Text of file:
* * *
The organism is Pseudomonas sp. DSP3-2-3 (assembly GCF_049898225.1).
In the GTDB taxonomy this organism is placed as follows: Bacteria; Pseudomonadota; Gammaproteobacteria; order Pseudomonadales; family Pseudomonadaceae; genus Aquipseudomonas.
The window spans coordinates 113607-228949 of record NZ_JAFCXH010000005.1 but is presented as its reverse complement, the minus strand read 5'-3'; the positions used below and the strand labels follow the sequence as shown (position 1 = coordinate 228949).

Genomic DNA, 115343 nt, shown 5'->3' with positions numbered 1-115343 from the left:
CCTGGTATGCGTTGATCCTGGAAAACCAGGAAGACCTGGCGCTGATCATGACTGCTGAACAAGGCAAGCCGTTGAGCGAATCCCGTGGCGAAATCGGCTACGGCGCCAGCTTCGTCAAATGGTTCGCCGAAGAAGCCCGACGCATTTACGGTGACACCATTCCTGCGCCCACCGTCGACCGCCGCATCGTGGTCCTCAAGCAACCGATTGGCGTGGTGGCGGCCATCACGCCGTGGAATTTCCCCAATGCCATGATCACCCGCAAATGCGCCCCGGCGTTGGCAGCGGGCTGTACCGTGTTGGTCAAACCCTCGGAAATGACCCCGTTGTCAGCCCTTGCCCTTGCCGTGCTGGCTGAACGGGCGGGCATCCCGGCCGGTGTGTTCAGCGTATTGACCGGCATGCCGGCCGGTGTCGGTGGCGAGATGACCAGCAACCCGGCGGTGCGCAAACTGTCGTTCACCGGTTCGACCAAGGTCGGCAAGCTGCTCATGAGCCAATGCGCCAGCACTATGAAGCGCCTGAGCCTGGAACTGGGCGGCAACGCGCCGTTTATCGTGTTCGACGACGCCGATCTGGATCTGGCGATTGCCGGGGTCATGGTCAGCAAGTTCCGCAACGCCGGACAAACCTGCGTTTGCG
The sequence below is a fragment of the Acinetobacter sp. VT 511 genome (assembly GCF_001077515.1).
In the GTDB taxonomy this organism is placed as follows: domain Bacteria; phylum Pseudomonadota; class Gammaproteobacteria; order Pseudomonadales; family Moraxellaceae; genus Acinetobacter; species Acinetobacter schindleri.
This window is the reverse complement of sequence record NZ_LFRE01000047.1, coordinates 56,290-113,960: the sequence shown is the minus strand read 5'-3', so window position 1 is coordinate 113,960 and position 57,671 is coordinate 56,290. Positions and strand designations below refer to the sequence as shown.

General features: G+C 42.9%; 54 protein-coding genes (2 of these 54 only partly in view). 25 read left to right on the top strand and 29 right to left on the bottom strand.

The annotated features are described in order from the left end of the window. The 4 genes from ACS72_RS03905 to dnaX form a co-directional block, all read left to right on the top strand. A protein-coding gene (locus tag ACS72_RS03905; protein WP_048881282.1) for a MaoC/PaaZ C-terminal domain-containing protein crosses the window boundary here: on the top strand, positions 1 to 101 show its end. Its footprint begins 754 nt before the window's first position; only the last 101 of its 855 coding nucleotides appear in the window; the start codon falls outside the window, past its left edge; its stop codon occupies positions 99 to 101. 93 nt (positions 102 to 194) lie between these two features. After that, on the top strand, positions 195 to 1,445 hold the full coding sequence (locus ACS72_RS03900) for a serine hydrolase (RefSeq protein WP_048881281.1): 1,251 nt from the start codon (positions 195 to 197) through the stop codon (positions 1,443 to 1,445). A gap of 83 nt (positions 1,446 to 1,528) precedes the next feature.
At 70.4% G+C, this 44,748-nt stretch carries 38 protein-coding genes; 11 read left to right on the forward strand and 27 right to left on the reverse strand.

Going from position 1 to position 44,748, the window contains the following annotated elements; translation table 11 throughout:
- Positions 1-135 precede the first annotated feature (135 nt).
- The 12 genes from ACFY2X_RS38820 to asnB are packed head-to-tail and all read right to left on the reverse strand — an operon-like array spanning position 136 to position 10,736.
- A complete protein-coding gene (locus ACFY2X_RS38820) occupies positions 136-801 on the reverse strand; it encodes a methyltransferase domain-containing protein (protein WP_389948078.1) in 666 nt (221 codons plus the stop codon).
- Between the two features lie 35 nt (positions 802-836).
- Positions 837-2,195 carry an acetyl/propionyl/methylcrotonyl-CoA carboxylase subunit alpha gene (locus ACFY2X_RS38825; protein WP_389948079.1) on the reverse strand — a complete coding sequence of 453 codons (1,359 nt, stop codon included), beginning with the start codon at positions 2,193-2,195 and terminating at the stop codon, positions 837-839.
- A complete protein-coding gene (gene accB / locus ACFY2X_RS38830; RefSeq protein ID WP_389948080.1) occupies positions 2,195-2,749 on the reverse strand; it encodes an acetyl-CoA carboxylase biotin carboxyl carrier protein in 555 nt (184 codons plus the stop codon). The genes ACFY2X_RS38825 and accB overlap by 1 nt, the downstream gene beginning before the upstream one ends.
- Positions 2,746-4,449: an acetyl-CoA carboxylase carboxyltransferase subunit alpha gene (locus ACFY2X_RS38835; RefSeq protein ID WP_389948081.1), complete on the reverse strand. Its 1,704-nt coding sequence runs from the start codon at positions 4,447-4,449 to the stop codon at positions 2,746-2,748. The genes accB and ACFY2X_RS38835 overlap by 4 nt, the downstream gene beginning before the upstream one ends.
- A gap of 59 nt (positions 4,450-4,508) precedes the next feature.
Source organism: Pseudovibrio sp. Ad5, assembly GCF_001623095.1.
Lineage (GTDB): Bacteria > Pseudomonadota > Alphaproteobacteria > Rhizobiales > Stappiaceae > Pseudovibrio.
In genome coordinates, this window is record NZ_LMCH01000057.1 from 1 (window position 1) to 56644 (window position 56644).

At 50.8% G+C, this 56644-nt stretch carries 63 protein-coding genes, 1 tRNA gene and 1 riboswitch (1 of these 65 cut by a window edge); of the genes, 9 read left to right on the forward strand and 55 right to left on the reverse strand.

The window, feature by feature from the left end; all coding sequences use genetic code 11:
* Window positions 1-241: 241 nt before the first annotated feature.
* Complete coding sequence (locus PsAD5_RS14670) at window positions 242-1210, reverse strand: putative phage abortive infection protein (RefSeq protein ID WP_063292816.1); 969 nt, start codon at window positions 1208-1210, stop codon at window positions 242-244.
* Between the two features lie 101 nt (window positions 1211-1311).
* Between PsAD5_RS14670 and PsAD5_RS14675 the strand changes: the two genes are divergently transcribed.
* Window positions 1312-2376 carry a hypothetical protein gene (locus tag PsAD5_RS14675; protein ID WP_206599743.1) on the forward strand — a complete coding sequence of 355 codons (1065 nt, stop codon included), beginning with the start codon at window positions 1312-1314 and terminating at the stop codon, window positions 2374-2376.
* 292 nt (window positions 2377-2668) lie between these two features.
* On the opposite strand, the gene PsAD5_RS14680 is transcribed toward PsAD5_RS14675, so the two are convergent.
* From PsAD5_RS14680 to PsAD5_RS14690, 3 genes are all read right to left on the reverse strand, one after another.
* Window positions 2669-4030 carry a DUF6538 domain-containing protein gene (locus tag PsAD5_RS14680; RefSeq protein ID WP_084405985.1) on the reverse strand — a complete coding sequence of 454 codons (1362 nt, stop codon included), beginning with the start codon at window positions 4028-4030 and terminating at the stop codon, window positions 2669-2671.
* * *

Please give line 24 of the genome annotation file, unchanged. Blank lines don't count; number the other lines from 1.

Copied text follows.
At 50.8% G+C, this 56644-nt stretch carries 63 protein-coding genes, 1 tRNA gene and 1 riboswitch (1 of these 65 cut by a window edge); of the genes, 9 read left to right on the forward strand and 55 right to left on the reverse strand.